No two digits had ever had such a negative impact on my self-esteem or perception of life itself as the numbers that were on my computer screen that Autumn day in 2006. My heart fell into my stomach, my face got hot and flush, and my mouth went dry.
35% – the grade I had just received on the first midterm of my university career. I had walked through the lush green paths of McMaster University as a bright-eyed, bushy-tailed First Year, thinking the world was my oyster and that though the path to becoming a doctor was going to be a “challenge”, it wasn’t anything my brilliant mind couldn’t handle. But, there it was, as clear as day – a measly 35%. As far as I was concerned, my hopes and dreams were dashed; I’d end up homeless, abandoned by all my family and friends, panhandling outside Toronto’s hospital row as I watched successful people who had passed their chemistry midterms walk by.
As it turned out, that first midterm kicked most the First Year’s butts, and served as a much-needed wake up call for many of us to buckle up and fly right. We were in the big leagues now and Mommy wasn’t going to spoon feed us anymore. A month later, I studied my little tail off for the second chemistry midterm, and this time managed to score a whopping…55%?!? A telling improvement, but absolutely no where near med school material.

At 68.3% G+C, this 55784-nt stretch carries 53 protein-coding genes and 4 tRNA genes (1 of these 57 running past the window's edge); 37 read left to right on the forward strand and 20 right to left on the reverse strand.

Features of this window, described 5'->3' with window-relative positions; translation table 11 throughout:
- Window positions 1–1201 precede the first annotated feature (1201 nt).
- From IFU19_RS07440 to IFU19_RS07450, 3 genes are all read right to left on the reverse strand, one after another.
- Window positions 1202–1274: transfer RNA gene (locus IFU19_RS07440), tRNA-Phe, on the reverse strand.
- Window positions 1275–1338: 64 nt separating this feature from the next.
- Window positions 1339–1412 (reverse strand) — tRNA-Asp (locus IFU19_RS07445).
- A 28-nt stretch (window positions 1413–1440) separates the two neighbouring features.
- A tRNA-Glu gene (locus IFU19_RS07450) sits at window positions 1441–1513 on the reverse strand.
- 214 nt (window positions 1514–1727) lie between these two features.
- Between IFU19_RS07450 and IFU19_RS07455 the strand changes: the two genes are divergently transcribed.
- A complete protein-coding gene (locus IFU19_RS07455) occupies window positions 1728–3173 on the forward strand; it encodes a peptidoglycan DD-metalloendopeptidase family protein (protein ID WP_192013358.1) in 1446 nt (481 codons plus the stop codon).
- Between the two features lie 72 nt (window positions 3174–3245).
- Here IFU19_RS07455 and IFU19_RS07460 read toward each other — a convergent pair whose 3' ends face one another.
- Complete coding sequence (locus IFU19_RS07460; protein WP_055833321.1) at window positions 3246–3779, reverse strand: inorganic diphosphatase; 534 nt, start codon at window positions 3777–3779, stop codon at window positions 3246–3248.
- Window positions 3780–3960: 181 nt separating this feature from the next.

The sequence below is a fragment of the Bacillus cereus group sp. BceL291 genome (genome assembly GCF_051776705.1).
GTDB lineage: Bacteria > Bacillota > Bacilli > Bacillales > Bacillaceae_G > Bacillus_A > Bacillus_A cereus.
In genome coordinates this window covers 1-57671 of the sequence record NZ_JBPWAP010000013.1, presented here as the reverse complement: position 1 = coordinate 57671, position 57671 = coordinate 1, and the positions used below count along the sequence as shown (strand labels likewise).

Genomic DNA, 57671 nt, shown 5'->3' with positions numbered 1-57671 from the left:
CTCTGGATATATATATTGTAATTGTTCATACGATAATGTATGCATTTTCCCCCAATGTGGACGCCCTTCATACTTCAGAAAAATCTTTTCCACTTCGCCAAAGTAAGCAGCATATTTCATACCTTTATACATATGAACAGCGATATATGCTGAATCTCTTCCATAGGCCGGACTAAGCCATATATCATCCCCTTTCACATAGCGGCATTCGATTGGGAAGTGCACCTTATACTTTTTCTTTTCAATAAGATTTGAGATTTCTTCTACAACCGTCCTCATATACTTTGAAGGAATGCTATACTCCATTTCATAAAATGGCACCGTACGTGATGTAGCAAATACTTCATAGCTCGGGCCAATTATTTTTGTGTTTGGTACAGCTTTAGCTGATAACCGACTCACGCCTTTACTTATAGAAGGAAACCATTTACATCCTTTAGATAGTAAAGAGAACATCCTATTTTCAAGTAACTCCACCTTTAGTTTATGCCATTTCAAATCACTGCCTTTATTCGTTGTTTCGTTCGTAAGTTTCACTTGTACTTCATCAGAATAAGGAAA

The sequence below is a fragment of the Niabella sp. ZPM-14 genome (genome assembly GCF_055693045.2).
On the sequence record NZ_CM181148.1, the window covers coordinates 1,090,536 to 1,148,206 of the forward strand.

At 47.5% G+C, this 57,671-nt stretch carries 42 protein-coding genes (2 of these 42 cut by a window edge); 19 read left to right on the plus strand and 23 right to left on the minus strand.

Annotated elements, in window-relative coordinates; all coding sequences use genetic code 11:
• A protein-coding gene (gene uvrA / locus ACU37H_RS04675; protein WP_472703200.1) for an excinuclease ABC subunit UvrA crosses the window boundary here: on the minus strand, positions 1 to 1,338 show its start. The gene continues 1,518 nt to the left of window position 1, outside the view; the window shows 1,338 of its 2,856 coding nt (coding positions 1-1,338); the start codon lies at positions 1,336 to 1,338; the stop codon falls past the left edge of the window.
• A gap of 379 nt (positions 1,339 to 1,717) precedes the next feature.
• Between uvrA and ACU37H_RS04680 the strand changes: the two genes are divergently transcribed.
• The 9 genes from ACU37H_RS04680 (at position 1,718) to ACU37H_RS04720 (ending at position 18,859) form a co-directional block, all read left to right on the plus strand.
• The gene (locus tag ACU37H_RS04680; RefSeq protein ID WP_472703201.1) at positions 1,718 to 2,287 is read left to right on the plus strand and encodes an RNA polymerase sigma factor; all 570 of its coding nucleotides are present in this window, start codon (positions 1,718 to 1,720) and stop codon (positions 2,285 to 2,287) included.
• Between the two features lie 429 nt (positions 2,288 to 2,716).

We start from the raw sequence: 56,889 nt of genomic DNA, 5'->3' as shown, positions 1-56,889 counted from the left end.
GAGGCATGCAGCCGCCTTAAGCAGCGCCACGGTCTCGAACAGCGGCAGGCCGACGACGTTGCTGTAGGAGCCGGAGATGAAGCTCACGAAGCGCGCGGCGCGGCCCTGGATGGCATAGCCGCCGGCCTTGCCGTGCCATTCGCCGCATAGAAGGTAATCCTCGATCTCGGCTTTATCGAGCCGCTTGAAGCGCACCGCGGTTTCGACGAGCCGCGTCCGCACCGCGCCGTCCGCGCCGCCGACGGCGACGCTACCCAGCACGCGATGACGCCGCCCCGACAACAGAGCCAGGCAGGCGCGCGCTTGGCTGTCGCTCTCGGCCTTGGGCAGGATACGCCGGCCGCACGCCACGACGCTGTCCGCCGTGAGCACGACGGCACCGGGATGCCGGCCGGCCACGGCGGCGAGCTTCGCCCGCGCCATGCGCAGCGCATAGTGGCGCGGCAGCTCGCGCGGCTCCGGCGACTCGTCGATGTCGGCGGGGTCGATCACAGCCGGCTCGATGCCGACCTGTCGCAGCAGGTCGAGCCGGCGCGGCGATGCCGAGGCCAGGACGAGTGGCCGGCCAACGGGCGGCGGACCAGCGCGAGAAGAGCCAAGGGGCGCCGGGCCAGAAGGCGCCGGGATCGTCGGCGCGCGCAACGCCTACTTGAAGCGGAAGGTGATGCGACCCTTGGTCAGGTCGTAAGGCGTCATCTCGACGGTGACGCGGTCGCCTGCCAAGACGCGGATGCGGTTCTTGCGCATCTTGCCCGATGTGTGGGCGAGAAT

It dawned on me only half way through my undergraduate degree that I really suck at chemistry. In fact, I basically failed the chemistry section on the MCAT as well! I wasted years of my life thinking that if I studied really hard, that one day, just one day, I would understand and master chemistry and own life.
Spoiler Alert: That never happened.
Sometimes, no matter how hard you try, you’re going to suck at some things, and that’s OK.
You tried, and failed, and now you can move on with your life knowing that you suck at _________. And I hope you do move on, because forcing something that was never meant for you, or doing moderately well at it, enough to lead to some menial, unfulfilling “career”, is really sad. Move on, keep trying new things, and perhaps after discovering that you suck at a lot of things, you’ll discover that one thing that you are really great at, and then do that.
As for me, I think I’m still in the process of learning and trying and discovering…or, maybe I’ve found “my thing” and I’m doing it? I’ll just have to wait and see, I suppose.
Here’s to slaying the verbal reasoning section of the MCAT (telling, no?)…